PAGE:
Communities in Conversation 2023

Welcome to Communities in Conversation, an annual day of learning in memory of Rabbi Sacks on the anniversary of his passing.

4 November 2023 · 20 Marcheshvan 5784

communities in conversation yahrzeit logo

Global Day of Learning in Schools 2023

schools logo yahrzeit 5783 2022


Please join us in November to remember Rabbi Sacks’ impact on the Jewish world and beyond, learning and teaching his Torah.

The 2023 theme is “The Home We Build Together”, a concept that resonated deeply with Rabbi Sacks. Whether you choose to invite guest speakers, explore Rabbi Sacks' teachings, or utilise our provided resources, communities, groups, and individuals are encouraged to plan events in their own unique way.

If you have any questions about getting involved, please contact Louise at [email protected].

Register to be part of this inspirational global initiative:
4 November 2023

May the soul of Rabbi Sacks be elevated in merit of the learning we will do in his memory.

Learning Resources for 2023

CinC Resources The Home We Build Together 3rd yahrzeit 5784 cover page

The Home We Build Together is a theme that Rabbi Sacks often returned to. We have prepared these study pages for you to enhance your understanding of this idea, with the use of videos, articles, and biblical extracts, as well as quotes from Rabbi Sacks and discussion points.

Further resources available:

CinC logo transparent


Download the official Communities in Conversation logo to utilise when promoting your community's event or learning sessions around this year's Yahrzeit.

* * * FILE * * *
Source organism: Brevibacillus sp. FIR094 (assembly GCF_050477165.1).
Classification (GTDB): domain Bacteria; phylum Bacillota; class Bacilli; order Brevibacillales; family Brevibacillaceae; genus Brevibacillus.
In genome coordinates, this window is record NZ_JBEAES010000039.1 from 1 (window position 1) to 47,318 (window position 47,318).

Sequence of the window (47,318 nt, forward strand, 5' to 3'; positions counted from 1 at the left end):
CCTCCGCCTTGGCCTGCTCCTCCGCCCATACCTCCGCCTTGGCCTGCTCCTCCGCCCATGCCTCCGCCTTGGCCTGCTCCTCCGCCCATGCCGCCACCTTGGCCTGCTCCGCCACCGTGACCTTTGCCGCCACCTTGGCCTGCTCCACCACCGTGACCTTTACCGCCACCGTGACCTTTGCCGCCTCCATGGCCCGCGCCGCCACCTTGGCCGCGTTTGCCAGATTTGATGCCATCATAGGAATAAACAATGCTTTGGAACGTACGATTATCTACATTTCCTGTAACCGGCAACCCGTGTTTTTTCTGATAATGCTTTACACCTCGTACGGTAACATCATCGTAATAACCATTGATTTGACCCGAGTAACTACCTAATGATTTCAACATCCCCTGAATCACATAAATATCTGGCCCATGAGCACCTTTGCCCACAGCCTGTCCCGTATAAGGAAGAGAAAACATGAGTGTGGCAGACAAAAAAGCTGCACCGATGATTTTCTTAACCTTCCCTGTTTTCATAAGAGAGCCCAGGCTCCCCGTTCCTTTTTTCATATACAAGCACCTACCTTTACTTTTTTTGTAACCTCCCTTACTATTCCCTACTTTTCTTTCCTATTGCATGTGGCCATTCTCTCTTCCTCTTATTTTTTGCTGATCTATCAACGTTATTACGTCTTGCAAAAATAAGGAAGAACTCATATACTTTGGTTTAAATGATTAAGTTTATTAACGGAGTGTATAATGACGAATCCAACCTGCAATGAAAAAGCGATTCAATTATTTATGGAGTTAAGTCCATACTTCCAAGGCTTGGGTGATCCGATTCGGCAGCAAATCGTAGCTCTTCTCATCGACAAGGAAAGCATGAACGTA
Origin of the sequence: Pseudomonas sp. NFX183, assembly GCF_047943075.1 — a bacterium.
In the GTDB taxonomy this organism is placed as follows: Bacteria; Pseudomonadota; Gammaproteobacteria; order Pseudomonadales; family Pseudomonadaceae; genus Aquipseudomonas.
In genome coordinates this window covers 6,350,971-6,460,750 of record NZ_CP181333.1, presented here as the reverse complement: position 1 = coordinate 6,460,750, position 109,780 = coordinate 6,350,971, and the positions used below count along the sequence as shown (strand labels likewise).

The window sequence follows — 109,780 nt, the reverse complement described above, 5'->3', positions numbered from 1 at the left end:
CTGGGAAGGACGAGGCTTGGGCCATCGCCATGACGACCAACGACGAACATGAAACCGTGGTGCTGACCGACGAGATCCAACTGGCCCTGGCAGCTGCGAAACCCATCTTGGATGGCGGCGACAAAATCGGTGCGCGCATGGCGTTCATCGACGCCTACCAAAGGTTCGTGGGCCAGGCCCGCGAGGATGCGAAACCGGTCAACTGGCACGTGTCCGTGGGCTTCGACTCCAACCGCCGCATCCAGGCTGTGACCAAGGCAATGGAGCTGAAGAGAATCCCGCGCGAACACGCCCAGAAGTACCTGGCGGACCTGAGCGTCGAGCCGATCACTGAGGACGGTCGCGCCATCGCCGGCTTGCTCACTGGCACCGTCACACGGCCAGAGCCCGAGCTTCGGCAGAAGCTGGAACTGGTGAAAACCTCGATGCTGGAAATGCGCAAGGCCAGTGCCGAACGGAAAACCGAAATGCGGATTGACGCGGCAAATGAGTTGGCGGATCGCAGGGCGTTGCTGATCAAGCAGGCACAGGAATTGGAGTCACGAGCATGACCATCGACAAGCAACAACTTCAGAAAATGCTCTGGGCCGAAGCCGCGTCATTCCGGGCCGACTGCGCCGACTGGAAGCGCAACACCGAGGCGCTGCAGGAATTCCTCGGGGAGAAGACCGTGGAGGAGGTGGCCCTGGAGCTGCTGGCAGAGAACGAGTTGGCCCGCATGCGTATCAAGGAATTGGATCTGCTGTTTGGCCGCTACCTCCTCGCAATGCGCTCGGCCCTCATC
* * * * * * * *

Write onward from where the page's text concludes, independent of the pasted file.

A Message from Gila Sacks

A special message from Gila Sacks, Rabbi Sacks’ youngest daughter, recorded for the first Communities in Conversation in 2021.

Perhaps the most defining feature of my father’s life, one that I don’t think I fully appreciated until after he died, was that he learned, and learned, and continued to learn every single day, until his last. He learned from books, from text, from laws. He learned from history and from world events. But, mainly, he learned from people. He would seek out people to learn from, from every possible path of life. And he would seek out what he could learn from everyone he met.

And he would do this through conversation, through talking and listening. So for him, conversation was a defining and spiritual act, a way of opening ourselves up to something beyond ourselves, of being challenged, the only way we could really become more than we were before. A training, perhaps, for opening ourselves up to God.

In this coming week’s parsha, Chayei Sarah, we read that before meeting his future wife for the first time, vayeitse Yitzchak lsuach basader lifnot arev, “Yitzchak had gone out in the field before evening to meditate.”

The Talmud in Brachot commenting on the choice of the word lasuach, usually meaning ‘to talk’ or ‘to converse’, states ein sicha ela tefillah, “There is no conversation without prayer.” Or, as my father explains it, conversation is a form of prayer.

He writes on this parsha, “Conversation is a prayer, for in true conversation I open myself up to the reality of another person. I enter his or her world. I begin to see things from a perspective, not my own. A genuine human conversation is a preparation for and a microcosmic version of the act of prayer.”

Prayer, the prayer model by Yitzchak specifically, is not monologue, but dialogue. Prayer as sicha, conversation. So it is fitting that through this initiative, Communities in Conversation, all over the world, individuals, communities, and organisations will mark my father’s yahrzeit, not simply from learning from what he wrote, but through conversation, coming together, asking, challenging, listening, and learning from each other.

It means more than I can say to us, his family, that you were helping to carry forward his teaching in this beautiful way. He wrote of Moshe’s death at the end of the Torah, “We will not complete the journey. Therefore, we each must inspire others to continue what we began.”

Thank you for continuing the work my father began, and may the work he began be a blessing for all of us.

"Judaism is the ongoing conversation of the Jewish people with itself, with Heaven, and with the world."
– Rabbi Lord Jonathan Sacks zt"l